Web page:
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Plasmonic nanomaterials

Surface plasmons are produced by the optical excitation of free electrons at metal-dielectric interfaces. Gold and silver nanostructures can be designed to support tunable plasmon modes, with diverse applications such as chemical sensing, biological imaging, photonics, and energy harvesting. Many of these applications rely on localized electromagnetic fields that are generated at plasmon resonance. The field factors produced by single metal nanoparticles are relatively modest, but can intensify dramatically when nanoparticles are close together, resulting in strongly coupled plasmons.

We have studied the collective plasmonic properties of gold nanoparticle 2D arrays (formed by self-assembly) and gold nanorod 2D arrays (prepared by templated synthesis), whose optical absorbance and reflectance peaks span the range of visible and near-infrared wavelengths. Periodic nanorod arrays support localized plasmon resonances as a function of height, interparticle separation, and their dielectric medium; the gaps between nanorods act as resonant cavities that can support a harmonic series of plasmon modes. These tunable features enable the engineering of metamaterials with nonclassical optical properties; for example, nanorod arrays are capable of supporting hyperbolic plasmon modes that can enhance spontaneous emission and lasing at non-resonant wavelengths (collaboration with Shalaev group).

Gold Nanorod Arrays
From left to right: gold nanorod 2D array (side and top views); vis-NIR reflectance with resonant extinctions, due to harmonics generated within periodic nanorod array; nanorods as hyperbolic metamaterial supporting spontaneous emission (lasing).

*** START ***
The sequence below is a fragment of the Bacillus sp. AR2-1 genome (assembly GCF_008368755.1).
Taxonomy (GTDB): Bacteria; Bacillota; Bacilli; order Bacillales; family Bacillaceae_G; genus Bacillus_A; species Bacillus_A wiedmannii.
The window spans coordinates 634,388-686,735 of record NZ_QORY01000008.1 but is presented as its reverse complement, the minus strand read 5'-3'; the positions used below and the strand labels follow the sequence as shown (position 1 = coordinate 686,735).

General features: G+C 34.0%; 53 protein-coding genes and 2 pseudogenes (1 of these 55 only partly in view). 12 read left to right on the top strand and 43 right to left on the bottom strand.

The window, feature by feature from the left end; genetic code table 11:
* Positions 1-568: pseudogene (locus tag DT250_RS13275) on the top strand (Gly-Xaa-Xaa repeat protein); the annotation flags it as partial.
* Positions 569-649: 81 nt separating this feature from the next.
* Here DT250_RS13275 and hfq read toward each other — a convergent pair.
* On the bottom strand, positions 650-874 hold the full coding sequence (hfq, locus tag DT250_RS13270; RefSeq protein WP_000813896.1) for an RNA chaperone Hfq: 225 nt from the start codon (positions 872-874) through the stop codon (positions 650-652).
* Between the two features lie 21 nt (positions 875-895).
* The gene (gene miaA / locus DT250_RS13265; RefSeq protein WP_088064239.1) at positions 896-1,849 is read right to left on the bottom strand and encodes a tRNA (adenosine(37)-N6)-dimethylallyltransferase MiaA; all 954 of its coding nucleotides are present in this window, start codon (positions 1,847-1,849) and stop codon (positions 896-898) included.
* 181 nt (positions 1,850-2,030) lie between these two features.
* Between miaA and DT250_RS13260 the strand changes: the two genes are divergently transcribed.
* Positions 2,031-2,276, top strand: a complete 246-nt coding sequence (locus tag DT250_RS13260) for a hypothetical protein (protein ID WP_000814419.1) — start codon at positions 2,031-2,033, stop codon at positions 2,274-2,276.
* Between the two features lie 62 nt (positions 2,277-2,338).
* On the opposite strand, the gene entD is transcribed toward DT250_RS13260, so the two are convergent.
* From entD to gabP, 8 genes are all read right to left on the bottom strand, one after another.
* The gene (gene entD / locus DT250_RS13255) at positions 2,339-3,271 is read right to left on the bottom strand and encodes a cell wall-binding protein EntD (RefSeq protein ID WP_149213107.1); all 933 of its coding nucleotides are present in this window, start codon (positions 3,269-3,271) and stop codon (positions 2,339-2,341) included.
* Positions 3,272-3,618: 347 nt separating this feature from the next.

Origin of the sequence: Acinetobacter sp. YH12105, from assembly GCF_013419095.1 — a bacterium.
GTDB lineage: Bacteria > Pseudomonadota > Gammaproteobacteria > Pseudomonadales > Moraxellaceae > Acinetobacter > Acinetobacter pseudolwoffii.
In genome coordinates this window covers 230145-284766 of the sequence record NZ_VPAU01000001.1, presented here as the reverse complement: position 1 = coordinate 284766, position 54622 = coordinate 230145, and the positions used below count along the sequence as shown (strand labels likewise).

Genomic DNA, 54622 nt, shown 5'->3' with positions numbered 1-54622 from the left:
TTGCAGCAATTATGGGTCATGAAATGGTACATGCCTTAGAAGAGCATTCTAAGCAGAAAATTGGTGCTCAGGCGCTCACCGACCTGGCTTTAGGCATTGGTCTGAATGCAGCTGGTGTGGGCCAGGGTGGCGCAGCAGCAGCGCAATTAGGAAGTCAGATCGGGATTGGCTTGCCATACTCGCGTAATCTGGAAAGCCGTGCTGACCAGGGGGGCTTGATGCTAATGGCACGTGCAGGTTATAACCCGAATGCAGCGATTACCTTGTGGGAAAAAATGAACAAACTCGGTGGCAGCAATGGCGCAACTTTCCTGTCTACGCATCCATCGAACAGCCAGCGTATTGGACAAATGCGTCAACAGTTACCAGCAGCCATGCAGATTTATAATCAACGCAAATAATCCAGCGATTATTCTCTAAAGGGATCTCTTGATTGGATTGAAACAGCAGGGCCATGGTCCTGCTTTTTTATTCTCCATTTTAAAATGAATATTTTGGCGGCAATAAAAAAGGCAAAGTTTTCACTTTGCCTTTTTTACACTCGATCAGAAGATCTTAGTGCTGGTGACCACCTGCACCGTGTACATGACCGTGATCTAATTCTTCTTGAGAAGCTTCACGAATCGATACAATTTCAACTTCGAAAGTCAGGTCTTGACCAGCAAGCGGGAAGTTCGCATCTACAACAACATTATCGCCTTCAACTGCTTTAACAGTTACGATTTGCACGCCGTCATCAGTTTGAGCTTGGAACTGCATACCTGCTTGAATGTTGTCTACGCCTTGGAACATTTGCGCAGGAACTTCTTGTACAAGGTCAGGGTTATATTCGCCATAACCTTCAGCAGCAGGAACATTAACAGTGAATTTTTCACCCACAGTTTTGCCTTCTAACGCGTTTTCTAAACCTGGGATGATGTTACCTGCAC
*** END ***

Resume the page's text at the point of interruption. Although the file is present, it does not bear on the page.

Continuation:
For plasmon-enhanced spectroscopy and chemical sensing modalities such as surface-enhanced Raman scattering (SERS), highly ordered metal nanostructures are not required. More commonly, SERS-active substrates rely on "hot spots" that can be generated by irregular structures or aggregates.  Examples from our lab include nanoporous gold films etched with sharp edges, and magnetic gold nanoclusters (MGNCs) whose aggregation can be induced by a magnetic field that produce hot spots on demand. Controlled surface functionalization can endow metal nanostructures with supramolecular function, and can be performed in ways that direct molecular analytes toward SERS-active sites. Raman-active surface ligands are also useful for reporting the adsorption of metal ions or molecules which have no SERS signatures of their own.

SERS-active plasmonic nanomaterials
Left, nanoporous gold with localized supramolecular receptors for metal ion sensing. Right, magnetic gold nanoclusters (MGNCs) coated with DMAP, for selective TBBPA detection.